# Differentiation by first principles *help please*

The question is

A curve has equation y = x^3 - x^2
Find the gradient of the line passing through the point (5,100) and the point on the curve for which x = 5 + h

My thoughts were f(5+h) = (5+h)^3 - (5+h)^2 so therefore f(x) = (5)^3 - (5)^2 then to sub into the first principles formula but idk if the f(x) part I am doing correctly? Then sub in the 5 into the answer

Can someone help? Thanks!
(edited 3 months ago)
Original post by Kittycatellie123
The question is

A curve has equation y = x^3 - x^2
Find the gradient of the line passing through the point (5,100) and the point on the curve for which x = 5 + h

My thoughts were f(5+h) = (5+h)^3 - (5+h)^2 so therefore f(x) = (5)^3 - (5)^2 then to sub into the first principles formula but idk if the f(x) part I am doing correctly?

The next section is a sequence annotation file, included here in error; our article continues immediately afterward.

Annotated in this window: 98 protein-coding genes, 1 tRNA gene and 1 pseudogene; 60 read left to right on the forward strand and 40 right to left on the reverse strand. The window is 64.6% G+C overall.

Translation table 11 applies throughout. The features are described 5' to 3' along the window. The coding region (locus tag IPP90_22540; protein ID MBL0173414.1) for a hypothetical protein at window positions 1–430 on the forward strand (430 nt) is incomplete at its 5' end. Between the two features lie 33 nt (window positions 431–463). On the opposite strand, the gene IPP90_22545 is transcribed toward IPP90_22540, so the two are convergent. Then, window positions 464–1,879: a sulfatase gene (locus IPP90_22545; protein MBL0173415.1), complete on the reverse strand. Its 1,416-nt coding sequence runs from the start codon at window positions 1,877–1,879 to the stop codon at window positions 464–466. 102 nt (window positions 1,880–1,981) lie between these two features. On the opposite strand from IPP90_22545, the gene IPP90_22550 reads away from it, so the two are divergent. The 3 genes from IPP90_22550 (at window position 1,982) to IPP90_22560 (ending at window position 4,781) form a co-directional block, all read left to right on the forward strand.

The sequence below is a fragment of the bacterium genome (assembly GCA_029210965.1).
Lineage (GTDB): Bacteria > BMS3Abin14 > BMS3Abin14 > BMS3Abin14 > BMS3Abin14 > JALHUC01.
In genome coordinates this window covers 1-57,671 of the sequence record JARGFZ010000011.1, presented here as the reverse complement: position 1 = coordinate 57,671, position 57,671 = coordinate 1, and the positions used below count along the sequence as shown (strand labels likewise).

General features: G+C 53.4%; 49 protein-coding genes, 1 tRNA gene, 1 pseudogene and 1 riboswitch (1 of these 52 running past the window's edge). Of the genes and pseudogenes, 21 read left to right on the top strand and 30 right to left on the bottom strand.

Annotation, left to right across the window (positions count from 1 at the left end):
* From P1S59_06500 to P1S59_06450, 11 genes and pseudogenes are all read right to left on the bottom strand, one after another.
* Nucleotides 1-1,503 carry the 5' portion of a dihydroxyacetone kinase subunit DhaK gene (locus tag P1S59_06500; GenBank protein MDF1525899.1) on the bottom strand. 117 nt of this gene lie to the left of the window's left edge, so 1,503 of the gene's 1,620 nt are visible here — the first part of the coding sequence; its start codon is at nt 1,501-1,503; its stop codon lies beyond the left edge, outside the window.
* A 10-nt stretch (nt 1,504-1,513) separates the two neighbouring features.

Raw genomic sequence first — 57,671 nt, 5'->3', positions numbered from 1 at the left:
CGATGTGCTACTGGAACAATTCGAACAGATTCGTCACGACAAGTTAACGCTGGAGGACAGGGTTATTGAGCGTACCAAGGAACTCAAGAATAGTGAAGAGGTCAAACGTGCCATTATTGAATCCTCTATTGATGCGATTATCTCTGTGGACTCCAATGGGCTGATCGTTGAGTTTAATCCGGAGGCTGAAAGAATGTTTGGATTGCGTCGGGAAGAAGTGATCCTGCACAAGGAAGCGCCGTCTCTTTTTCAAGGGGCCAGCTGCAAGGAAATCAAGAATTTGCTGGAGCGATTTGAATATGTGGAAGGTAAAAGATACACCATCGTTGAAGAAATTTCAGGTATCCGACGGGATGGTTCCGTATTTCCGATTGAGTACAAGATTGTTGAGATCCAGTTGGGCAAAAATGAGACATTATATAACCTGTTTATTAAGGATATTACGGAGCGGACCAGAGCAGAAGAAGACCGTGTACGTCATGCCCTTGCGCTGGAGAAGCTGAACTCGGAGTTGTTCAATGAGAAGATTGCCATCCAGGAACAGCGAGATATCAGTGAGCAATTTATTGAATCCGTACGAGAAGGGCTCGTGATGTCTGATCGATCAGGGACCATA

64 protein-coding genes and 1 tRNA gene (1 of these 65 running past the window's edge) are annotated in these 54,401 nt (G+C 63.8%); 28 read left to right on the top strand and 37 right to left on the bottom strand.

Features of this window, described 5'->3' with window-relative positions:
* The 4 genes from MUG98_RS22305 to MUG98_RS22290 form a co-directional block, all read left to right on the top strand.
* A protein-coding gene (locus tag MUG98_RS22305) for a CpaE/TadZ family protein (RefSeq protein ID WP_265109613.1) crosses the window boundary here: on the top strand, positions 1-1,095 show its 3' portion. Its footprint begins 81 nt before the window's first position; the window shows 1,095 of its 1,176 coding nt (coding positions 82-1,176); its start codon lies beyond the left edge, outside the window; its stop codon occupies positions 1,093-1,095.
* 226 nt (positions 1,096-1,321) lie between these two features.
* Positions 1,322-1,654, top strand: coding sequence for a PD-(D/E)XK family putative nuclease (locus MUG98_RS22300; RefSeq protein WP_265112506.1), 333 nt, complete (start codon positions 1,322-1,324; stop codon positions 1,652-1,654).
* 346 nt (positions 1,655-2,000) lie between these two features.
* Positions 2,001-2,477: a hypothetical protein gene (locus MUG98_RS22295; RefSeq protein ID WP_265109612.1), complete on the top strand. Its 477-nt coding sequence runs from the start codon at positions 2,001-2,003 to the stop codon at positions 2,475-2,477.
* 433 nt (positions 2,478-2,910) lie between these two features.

Can someone help? Thanks!

You want a line passing through the two points
(5,100)
and
(5+h, (5+h)^3-(5+h)^2)
so ...
Original post by mqb2766
You want a line passing through the two points
(5,100)
and
(5+h, (5+h)^3-(5+h)^2)
so ...

Thanks I got h^2 + 14 h + 65
Original post by Kittycatellie123
Thanks I got h^2 + 14 h + 65

Not worked it though, but looks about right.